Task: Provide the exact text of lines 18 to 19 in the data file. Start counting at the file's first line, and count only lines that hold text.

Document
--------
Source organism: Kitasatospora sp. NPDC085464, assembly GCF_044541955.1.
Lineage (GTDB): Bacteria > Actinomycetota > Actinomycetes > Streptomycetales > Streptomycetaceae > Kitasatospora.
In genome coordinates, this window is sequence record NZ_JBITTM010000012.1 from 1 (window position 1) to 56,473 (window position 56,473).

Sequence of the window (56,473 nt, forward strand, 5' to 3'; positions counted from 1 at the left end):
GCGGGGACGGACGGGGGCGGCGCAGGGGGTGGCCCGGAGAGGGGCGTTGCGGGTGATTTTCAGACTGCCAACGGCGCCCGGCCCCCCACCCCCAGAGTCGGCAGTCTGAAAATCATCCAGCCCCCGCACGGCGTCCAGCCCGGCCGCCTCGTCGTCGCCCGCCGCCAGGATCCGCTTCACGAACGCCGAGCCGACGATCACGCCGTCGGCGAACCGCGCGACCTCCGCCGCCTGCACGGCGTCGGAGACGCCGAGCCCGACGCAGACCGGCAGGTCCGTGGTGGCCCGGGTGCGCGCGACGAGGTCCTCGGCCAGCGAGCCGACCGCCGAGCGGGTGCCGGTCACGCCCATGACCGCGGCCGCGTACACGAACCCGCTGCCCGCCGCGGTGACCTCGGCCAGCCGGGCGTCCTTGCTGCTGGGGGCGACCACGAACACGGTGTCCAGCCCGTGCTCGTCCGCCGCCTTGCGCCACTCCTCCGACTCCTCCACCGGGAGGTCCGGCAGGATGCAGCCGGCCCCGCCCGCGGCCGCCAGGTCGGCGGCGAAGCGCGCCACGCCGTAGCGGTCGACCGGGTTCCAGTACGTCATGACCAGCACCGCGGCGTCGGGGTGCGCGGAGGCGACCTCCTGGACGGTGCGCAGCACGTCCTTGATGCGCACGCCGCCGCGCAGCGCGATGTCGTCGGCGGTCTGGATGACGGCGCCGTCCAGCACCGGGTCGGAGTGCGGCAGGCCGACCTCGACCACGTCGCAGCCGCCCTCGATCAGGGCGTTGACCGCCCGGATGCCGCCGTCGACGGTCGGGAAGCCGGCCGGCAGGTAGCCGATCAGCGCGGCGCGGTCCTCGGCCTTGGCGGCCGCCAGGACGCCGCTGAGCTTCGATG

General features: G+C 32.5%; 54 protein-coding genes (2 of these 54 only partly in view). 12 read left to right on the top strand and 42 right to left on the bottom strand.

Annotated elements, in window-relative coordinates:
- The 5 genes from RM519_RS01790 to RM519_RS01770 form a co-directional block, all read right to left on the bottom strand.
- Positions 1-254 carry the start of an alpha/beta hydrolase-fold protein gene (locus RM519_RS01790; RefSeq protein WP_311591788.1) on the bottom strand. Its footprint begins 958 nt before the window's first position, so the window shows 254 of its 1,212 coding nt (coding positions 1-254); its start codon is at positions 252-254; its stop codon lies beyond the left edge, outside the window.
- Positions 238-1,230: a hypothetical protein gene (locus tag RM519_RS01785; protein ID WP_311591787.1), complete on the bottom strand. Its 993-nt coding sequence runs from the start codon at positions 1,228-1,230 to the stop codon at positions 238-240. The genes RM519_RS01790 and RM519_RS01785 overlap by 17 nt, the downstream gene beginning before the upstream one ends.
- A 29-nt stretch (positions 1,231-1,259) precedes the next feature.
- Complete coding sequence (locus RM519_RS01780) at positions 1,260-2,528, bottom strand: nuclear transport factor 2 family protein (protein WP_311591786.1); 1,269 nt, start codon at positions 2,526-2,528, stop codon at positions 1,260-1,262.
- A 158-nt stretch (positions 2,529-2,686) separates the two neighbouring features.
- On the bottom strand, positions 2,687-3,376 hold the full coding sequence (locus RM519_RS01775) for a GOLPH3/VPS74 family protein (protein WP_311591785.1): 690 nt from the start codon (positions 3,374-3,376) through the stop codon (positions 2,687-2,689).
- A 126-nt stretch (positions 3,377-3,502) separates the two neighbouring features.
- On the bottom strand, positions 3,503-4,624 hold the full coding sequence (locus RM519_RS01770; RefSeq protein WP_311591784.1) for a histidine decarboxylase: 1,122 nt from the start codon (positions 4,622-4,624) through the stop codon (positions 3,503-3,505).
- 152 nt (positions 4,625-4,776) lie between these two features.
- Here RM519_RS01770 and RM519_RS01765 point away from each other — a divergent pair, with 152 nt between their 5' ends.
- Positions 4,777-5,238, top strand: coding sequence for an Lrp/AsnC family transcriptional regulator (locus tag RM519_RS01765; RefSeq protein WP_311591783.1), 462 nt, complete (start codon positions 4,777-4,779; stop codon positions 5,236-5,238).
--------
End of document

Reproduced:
- Here RM519_RS01770 and RM519_RS01765 point away from each other — a divergent pair, with 152 nt between their 5' ends.
- Positions 4,777-5,238, top strand: coding sequence for an Lrp/AsnC family transcriptional regulator (locus tag RM519_RS01765; RefSeq protein WP_311591783.1), 462 nt, complete (start codon positions 4,777-4,779; stop codon positions 5,236-5,238).